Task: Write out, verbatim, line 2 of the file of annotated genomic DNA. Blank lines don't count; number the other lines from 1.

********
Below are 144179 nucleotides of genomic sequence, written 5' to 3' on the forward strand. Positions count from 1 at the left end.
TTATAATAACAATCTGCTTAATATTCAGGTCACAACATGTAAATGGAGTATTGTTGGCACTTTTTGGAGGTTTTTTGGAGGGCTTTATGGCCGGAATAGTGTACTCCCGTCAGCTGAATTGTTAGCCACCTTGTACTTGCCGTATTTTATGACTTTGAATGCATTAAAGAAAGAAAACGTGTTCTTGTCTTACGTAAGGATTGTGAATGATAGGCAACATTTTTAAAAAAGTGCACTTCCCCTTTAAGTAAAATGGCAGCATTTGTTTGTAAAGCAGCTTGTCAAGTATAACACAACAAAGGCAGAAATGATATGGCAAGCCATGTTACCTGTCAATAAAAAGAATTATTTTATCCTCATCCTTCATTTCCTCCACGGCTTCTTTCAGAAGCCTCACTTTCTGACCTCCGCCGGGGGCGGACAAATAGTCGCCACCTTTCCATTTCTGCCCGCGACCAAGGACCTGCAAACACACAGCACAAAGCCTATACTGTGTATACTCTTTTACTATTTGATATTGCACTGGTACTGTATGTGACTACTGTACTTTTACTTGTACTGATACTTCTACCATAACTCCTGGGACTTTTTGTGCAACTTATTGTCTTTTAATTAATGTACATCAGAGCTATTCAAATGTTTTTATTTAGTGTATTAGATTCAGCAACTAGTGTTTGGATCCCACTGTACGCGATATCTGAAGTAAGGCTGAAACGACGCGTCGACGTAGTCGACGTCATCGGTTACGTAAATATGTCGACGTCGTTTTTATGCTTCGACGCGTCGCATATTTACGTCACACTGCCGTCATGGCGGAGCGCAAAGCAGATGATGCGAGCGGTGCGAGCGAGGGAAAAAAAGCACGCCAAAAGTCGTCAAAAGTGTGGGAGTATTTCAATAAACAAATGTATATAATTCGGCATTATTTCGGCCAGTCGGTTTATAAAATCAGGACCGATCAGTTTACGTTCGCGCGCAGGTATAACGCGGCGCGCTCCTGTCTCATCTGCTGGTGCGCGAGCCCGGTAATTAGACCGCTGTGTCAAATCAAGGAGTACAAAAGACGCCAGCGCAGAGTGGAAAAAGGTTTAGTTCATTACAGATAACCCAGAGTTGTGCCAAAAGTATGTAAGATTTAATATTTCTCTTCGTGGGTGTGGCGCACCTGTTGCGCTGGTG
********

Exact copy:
TTATAATAACAATCTGCTTAATATTCAGGTCACAACATGTAAATGGAGTATTGTTGGCACTTTTTGGAGGTTTTTTGGAGGGCTTTATGGCCGGAATAGTGTACTCCCGTCAGCTGAATTGTTAGCCACCTTGTACTTGCCGTATTTTATGACTTTGAATGCATTAAAGAAAGAAAACGTGTTCTTGTCTTACGTAAGGATTGTGAATGATAGGCAACATTTTTAAAAAAGTGCACTTCCCCTTTAAGTAAAATGGCAGCATTTGTTTGTAAAGCAGCTTGTCAAGTATAACACAACAAAGGCAGAAATGATATGGCAAGCCATGTTACCTGTCAATAAAAAGAATTATTTTATCCTCATCCTTCATTTCCTCCACGGCTTCTTTCAGAAGCCTCACTTTCTGACCTCCGCCGGGGGCGGACAAATAGTCGCCACCTTTCCATTTCTGCCCGCGACCAAGGACCTGCAAACACACAGCACAAAGCCTATACTGTGTATACTCTTTTACTATTTGATATTGCACTGGTACTGTATGTGACTACTGTACTTTTACTTGTACTGATACTTCTACCATAACTCCTGGGACTTTTTGTGCAACTTATTGTCTTTTAATTAATGTACATCAGAGCTATTCAAATGTTTTTATTTAGTGTATTAGATTCAGCAACTAGTGTTTGGATCCCACTGTACGCGATATCTGAAGTAAGGCTGAAACGACGCGTCGACGTAGTCGACGTCATCGGTTACGTAAATATGTCGACGTCGTTTTTATGCTTCGACGCGTCGCATATTTACGTCACACTGCCGTCATGGCGGAGCGCAAAGCAGATGATGCGAGCGGTGCGAGCGAGGGAAAAAAAGCACGCCAAAAGTCGTCAAAAGTGTGGGAGTATTTCAATAAACAAATGTATATAATTCGGCATTATTTCGGCCAGTCGGTTTATAAAATCAGGACCGATCAGTTTACGTTCGCGCGCAGGTATAACGCGGCGCGCTCCTGTCTCATCTGCTGGTGCGCGAGCCCGGTAATTAGACCGCTGTGTCAAATCAAGGAGTACAAAAGACGCCAGCGCAGAGTGGAAAAAGGTTTAGTTCATTACAGATAACCCAGAGTTGTGCCAAAAGTATGTAAGATTTAATATTTCTCTTCGTGGGTGTGGCGCACCTGTTGCGCTGGTG